Updated Diagnostic Criteria for Tuberous Sclerosis Complex (TSC)

Tuberous sclerosis complex (TSC) is highly variable in clinical presentation and findings. Disease manifestations continue to develop over the lifetime of an affected individual. Accurate diagnosis is fundamental to implementation of appropriate medical surveillance and treatment. Continue reading

Diagnostic Criteria for Vasospastic Angina (VSA)

Vasospastic angina (VSA) is a variant form of angina pectoris, in which angina occurs at rest, with transient electrocardiogram modifications and preserved exercise capacity. VSA can be involved in many clinical scenarios, such as stable angina, sudden cardiac death, acute coronary syndrome, arrhythmia or syncope. Continue reading

Criteria for the Diagnosis of Arrhythmogenic Right Ventricular Cardiomyopathy (ARVC)

Arrhythmogenic right ventricular cardiomyopathy (ARVC) is an inherited cardiomyopathy that predominantly affects the right ventricle. With a prevalence in the range of 1:5000 to 1:2000 persons, ARVC is one of the leading causes of sudden cardiac death in young people and in athletes. Continue reading

Diagnostic Criteria for Behavioural Variant Frontotemporal Dementia

Frontotemporal dementia (FTD) is a neurodegenerative disorder mainly affecting the frontal and/or temporal lobes, leading to dementia with prominent behavioural and/or language disturbances. Symptom onset is most often between 45 and 65 years. Continue reading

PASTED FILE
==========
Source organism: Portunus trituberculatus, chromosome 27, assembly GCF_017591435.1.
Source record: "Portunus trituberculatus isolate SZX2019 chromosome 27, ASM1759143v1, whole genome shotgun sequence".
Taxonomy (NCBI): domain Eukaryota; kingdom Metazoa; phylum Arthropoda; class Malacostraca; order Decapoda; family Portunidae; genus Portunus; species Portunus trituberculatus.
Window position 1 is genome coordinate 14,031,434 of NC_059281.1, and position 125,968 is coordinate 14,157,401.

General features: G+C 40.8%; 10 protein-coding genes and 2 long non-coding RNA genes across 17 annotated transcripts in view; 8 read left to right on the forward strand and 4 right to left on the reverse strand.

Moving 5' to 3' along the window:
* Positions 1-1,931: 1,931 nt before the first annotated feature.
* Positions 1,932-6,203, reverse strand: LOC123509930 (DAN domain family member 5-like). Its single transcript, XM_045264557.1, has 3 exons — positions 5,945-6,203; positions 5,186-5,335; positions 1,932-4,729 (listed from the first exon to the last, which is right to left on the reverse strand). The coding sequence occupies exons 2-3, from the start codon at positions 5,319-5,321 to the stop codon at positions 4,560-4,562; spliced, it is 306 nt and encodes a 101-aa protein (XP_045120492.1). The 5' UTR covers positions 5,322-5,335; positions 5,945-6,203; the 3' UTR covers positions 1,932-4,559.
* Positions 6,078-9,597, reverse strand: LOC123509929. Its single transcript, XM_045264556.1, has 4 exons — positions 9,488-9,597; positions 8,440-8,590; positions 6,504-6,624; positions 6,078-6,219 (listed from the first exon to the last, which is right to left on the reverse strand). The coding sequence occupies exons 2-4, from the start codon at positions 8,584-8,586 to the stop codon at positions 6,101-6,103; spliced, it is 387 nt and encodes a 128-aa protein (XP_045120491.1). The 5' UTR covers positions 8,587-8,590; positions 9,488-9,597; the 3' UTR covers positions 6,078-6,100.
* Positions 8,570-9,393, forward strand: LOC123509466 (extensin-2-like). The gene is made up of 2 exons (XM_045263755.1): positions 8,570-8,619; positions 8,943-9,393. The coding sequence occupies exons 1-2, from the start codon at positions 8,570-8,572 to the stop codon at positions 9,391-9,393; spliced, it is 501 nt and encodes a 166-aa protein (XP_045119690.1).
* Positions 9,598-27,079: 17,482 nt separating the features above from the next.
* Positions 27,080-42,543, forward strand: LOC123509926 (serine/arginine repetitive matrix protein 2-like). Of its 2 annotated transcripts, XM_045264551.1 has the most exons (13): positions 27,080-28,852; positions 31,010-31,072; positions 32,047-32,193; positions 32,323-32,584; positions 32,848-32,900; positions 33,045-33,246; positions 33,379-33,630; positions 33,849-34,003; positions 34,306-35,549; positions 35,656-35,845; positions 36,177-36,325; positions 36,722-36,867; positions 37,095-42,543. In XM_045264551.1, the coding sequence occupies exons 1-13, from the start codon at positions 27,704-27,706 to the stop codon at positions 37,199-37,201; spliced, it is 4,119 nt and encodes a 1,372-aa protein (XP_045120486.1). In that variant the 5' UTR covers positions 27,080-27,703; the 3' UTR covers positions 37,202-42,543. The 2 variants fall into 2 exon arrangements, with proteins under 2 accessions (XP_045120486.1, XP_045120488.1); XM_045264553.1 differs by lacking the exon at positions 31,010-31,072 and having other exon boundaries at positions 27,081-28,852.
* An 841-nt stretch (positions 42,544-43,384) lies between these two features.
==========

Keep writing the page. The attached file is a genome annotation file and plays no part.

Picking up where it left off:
Diagnostic Criteria for Chronic Rhinosinusitis with Nasal Polyps

Nasal polyps are benign inflammatory masses, arising from the mucosa of the nose and paranasal sinuses. They are considered to be a subgroup of chronic rhinosinusitis, and clinical diagnosis is made on the basis of the presence of sinonasal symptoms for more than 3 months and the visualization of polyps in the nasal cavity. Continue reading

Criteria to Initiate Evaluation for Growth Hormone Deficiency (GHD)

Tools for the diagnosis of GHD include auxology, radiographic assessment of bone age, measurement of insulin-like growth factor 1 (IGF-I) and IGF binding protein 3 (IGFBP-3), provocative growth hormone (GH) testing, cranial magnetic resonance imaging (MRI), and, in certain cases, genetic testing. Growth velocity and the degree of short stature are primary considerations in the decision to pursue evaluation for GHD. Continue reading